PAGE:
1. What devices do you have at home?
Some parents ignore emails because they want to (we love those) and some parents ignore emails because they might not have the means to check them. Also, how can a student make a powerpoint presentation at home for that cool project you assigned if they don't have a computer?
There are apps (like the cool Virtual Cell app) that are only available for Apple devices, so it will benefit you to know which devices they have as well.
2. What devices are brought to school?
The foundation of a BYOD classroom is that students actually bring their devices to school.
This may not be a concern for high school teachers (and in the future it might not be a concern for anyone), but elementary and middle school teachers will have students that have phones or tablets at home, but their parents do not allow them to bring them to school (could be liability, or maybe they're scared their child will lose it).
3. Is there internet access at home?
The answer to this question might not be as straightforward as you think. I add a "sometimes" option because growing up I did not have internet access at my house, but every Tuesday and Thursday I went to my cousin's house and I could access the internet there.
There are students that have access to a nearby library too but it may be something you can clarify with a student and/or parent.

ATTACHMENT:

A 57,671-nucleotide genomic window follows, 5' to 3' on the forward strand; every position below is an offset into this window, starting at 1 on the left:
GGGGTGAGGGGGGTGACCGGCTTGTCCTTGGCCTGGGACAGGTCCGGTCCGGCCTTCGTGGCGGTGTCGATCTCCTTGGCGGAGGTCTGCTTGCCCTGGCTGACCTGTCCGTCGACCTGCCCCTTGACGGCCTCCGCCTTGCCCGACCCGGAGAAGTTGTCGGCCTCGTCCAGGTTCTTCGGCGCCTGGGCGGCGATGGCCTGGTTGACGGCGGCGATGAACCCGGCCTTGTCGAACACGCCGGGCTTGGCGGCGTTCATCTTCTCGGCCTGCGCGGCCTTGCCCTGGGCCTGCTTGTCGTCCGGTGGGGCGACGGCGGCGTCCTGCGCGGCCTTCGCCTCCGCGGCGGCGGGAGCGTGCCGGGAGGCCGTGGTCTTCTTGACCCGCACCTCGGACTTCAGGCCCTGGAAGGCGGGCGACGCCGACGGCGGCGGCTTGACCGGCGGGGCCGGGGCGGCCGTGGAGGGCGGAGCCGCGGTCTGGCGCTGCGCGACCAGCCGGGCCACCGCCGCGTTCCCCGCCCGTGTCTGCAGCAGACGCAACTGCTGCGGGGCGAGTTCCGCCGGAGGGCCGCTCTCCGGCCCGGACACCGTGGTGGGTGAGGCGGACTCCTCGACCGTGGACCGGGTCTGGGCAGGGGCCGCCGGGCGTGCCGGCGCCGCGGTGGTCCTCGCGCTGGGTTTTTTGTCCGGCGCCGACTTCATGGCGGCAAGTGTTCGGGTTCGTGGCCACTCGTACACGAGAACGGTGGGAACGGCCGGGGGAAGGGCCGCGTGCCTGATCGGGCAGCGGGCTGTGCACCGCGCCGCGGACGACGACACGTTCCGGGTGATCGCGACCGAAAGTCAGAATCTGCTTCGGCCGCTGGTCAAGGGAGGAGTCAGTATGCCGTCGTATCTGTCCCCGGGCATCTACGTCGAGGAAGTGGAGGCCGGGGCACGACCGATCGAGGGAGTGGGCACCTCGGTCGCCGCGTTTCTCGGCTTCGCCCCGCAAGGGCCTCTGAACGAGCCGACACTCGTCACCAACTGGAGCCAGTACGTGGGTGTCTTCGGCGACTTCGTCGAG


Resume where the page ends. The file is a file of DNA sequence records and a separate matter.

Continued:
4. Is there internet access at school?
Your school might provide internet access but at my school, it SUCKS. So what would end up happening is the kids would use their data plans.
It is important to ask parents if their students have internet access through their devices because you don't want a parent calling in and saying, "it's your fault I got an overage charge on my phone bill!" simply because you did not ask about it and send a warning.
5. Do you have an email address?
I think I can assume MOST parents have an email address this day in age. But, I cannot say the same for elementary school children or even middle schoolers.
6. What are you allowed, or more importantly, what are you NOT allowed to do?
THIS IS BIG. There needs to be communication between parent, teacher and student that is very clear about permissions. I typically ask if they have permission to do things like create accounts, send emails and download apps, since those are things parent could have a problem with for privacy concerns.
7. Is there anything else I need to know?
This open-ended question allows you to get any information that you might've missed. I had a student with a learning disability that requested paper and pencil for anything that had to do with numbers. So I made sure to accommodate to her needs.
I also had a parent share that when her child is punished, she takes their technology privileges away at home, so we agreed on maintaining open communication so that I could provide alternative assignments that did not require technology.
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